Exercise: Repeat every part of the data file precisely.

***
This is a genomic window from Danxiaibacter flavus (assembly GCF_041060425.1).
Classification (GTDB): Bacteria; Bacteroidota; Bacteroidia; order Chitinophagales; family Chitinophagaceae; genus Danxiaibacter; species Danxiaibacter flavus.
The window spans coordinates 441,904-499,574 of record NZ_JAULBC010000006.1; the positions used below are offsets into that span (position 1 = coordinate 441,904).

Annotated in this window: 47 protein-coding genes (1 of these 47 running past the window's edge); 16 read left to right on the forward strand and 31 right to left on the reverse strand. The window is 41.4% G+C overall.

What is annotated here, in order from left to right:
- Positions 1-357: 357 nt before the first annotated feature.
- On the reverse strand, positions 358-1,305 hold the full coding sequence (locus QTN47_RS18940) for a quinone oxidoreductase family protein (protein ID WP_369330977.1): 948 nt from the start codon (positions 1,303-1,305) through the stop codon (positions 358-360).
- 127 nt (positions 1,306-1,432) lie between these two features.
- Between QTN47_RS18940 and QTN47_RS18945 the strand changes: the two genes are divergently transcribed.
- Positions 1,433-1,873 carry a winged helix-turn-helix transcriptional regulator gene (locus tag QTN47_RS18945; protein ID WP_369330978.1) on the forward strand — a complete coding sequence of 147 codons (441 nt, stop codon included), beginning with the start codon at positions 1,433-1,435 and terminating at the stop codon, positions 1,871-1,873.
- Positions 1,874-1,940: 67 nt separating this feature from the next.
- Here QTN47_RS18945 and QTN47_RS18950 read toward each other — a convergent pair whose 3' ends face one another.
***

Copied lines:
This is a genomic window from Danxiaibacter flavus (assembly GCF_041060425.1).
Classification (GTDB): Bacteria; Bacteroidota; Bacteroidia; order Chitinophagales; family Chitinophagaceae; genus Danxiaibacter; species Danxiaibacter flavus.
The window spans coordinates 441,904-499,574 of record NZ_JAULBC010000006.1; the positions used below are offsets into that span (position 1 = coordinate 441,904).

Annotated in this window: 47 protein-coding genes (1 of these 47 running past the window's edge); 16 read left to right on the forward strand and 31 right to left on the reverse strand. The window is 41.4% G+C overall.

What is annotated here, in order from left to right:
- Positions 1-357: 357 nt before the first annotated feature.
- On the reverse strand, positions 358-1,305 hold the full coding sequence (locus QTN47_RS18940) for a quinone oxidoreductase family protein (protein ID WP_369330977.1): 948 nt from the start codon (positions 1,303-1,305) through the stop codon (positions 358-360).
- 127 nt (positions 1,306-1,432) lie between these two features.
- Between QTN47_RS18940 and QTN47_RS18945 the strand changes: the two genes are divergently transcribed.
- Positions 1,433-1,873 carry a winged helix-turn-helix transcriptional regulator gene (locus tag QTN47_RS18945; protein ID WP_369330978.1) on the forward strand — a complete coding sequence of 147 codons (441 nt, stop codon included), beginning with the start codon at positions 1,433-1,435 and terminating at the stop codon, positions 1,871-1,873.
- Positions 1,874-1,940: 67 nt separating this feature from the next.
- Here QTN47_RS18945 and QTN47_RS18950 read toward each other — a convergent pair whose 3' ends face one another.